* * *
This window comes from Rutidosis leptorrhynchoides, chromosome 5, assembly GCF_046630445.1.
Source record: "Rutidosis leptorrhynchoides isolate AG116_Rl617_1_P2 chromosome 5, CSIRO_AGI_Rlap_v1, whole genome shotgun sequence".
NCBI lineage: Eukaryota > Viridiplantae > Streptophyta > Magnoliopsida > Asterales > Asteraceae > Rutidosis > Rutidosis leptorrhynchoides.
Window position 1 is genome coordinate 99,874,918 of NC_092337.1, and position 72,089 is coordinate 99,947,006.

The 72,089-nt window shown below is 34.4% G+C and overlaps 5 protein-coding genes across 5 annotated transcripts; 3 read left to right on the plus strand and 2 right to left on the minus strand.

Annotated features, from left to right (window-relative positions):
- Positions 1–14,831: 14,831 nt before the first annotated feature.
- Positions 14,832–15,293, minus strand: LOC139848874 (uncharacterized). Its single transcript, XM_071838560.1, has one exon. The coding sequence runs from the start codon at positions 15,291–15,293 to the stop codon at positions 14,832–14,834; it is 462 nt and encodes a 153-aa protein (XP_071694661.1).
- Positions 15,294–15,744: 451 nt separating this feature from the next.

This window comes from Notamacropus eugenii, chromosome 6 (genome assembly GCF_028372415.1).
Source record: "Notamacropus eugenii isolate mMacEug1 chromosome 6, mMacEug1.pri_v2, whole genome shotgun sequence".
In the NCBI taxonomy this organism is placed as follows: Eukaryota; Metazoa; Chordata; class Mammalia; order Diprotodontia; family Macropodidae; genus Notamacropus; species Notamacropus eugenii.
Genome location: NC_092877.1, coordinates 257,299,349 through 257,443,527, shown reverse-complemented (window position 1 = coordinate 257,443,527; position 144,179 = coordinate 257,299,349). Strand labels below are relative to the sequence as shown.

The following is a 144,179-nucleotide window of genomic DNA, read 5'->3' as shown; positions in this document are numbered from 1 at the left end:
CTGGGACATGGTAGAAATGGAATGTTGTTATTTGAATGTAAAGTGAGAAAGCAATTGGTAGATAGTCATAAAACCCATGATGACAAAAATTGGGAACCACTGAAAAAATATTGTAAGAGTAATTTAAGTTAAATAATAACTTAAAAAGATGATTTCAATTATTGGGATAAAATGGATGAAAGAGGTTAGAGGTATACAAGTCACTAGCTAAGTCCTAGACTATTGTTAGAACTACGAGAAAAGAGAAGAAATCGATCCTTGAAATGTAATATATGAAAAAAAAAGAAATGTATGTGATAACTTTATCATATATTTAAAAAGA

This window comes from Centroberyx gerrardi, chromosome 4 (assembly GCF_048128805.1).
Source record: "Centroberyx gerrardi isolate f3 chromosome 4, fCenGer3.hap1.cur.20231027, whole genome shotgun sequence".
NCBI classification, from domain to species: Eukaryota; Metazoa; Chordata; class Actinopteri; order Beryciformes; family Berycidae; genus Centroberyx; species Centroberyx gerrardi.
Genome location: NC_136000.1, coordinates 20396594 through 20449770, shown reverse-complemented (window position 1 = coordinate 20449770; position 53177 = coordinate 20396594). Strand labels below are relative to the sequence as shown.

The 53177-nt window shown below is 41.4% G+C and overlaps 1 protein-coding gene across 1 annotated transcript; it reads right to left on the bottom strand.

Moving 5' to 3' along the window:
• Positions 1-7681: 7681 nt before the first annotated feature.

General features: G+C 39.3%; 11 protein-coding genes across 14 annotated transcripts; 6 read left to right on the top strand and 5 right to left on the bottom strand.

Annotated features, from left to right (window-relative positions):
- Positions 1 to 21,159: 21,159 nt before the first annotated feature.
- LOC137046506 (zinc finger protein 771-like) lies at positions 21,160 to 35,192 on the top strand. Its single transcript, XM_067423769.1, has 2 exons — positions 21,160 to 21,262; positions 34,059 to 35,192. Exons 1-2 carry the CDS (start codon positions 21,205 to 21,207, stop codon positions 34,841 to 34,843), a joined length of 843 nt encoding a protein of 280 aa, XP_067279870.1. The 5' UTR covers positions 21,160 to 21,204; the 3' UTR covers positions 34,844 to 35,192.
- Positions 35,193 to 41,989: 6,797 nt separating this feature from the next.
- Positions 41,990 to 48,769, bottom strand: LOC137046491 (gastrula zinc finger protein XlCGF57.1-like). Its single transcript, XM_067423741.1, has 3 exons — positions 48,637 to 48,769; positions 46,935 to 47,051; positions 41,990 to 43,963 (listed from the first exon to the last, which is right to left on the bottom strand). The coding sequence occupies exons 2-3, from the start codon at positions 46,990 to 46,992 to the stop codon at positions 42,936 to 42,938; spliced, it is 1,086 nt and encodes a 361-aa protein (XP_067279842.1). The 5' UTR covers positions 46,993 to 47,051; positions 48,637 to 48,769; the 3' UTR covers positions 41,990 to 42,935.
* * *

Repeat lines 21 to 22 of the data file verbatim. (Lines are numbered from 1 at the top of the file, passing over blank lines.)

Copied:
Moving 5' to 3' along the window:
• Positions 1-7681: 7681 nt before the first annotated feature.